A long-sought change to the tennis calendar this season will allow players to arrive at Wimbledon better prepared to play on grass, tournament chairman Phil Brook said.
For the first time, there will be three weeks instead of two between the end of the French Open and the start of Wimbledon. The transition from the slow clay courts of the French Open at Roland Garros in Paris to the faster lawns at the All England Club in London is regarded as one of the toughest in the sport, partly because the grass-court season is the shortest of all surfaces on which tennis is played.
“We wanted to give the players more of a rest and to recover mentally and physically from Roland Garros, but also then to prepare on grass ahead of our championships,” Brook said Tuesday in an interview on Wimbledon’s Centre Court. “We’ve long felt that two weeks was too short.”
In 2013, seven-time winner Roger Federer and 2004 champion Maria Sharapova were upset in the second round as injuries and retirements wiped out a one-day record seven players from the Wimbledon singles draws, prompting the British Broadcasting Corp. to dub it “Wacky Wednesday.”
“One of the things that we hope will happen this year is that every player competing at the championships will take the opportunity to play one competitive week of tennis during that three weeks,” Brook said. “There have been players in the past, some of whom have been very successful here, who haven’t competed. Our view is that by competing, you do test your body and your movement in a way that’s quite hard to replicate through practice.”
The calendar change could benefit nine-time French Open champion Rafael Nadal of Spain. The day after the Roland Garros final, the Spaniard typically has taken the Eurostar train from Paris to London to begin his grass-court practice at Queen’s Club. Nadal won the last of his two Wimbledon titles in 2010, and has not advanced beyond the round of 16 since he was a runner-up in 2011.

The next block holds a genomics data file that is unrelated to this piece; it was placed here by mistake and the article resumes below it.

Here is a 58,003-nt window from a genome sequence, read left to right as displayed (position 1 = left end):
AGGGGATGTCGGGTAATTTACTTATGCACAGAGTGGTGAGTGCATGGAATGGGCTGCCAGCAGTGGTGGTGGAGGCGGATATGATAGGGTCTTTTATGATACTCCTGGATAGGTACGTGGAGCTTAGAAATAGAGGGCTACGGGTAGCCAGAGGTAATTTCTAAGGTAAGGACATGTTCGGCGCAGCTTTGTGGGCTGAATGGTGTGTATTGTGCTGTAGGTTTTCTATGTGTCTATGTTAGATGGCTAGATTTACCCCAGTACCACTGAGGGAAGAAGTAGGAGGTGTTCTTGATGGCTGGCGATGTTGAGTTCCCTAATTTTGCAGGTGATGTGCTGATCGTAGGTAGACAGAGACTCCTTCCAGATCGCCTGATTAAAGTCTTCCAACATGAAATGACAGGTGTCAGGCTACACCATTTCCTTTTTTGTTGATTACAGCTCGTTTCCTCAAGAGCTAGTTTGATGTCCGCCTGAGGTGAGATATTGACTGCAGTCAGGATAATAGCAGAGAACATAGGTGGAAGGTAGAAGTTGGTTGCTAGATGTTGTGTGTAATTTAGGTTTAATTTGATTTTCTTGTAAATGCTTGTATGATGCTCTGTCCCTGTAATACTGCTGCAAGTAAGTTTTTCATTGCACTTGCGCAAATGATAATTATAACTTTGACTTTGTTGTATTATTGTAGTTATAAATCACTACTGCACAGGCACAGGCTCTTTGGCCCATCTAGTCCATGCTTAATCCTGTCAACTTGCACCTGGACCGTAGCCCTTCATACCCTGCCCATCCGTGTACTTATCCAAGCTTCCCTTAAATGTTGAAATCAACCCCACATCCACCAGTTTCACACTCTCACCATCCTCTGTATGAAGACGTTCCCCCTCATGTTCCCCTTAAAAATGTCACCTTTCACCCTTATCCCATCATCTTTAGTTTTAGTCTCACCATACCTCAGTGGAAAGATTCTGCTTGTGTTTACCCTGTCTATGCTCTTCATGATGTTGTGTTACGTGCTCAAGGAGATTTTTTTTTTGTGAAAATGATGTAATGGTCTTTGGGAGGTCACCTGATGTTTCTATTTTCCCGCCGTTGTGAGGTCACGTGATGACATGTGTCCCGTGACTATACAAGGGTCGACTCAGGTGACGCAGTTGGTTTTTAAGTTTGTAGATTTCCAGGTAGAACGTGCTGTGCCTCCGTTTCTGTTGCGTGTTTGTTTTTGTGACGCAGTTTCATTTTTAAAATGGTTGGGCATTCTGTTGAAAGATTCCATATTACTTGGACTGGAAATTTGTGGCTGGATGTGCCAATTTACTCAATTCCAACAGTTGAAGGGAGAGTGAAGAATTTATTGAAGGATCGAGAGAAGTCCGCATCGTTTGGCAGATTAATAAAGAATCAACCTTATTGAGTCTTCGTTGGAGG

After lobbying the men’s and women’s tours and talking to broadcasters and players, Wimbledon decided in 2012 to move its event a week.
The calendar change will be implemented this season, meaning there will be a three-week grass-court swing leading into Wimbledon, which starts June 29. New events have been added in Stuttgart, Germany, and Nottingham, England, while existing tournaments in Halle, Germany, and at Queen’s Club in London have been given more prize money and ranking points.
Wimbledon helped Stuttgart build grass courts when the German event decided to switch from clay. The All England Club also will be helping out next year in Spain, where the women’s tour is planning a new grass-court tournament on the island of Mallorca.
The longer grass-court season may boost Wimbledon’s profile, according to Brook.
“We hope it will help,” he said. “We’ve long felt it was all a bit of a rush really. Roland Garros finished, the following day Queen’s starts, so there is no real opportunity for Queen’s to have a buildup as an important grass court tournament.
‘‘Queen’s has moved back as well, so they are now in the middle of the three weeks,” he said. “There will be a bit more room to breathe for everybody. For sure we’ll see a greater buildup in lots of ways to the Wimbledon Championships. Just by having the extra week, there will be more chat about how players are going to do.”
Wimbledon was won last year by top-ranked Novak Djokovic of Serbia and Czech Petra Kvitova. This year’s singles champions each will receive 1.88 million pounds ($2.9 million), 7 percent more than last year. Wimbledon also announced Tuesday that its total prize money has gone up 7 percent to a record 26.75 million pounds.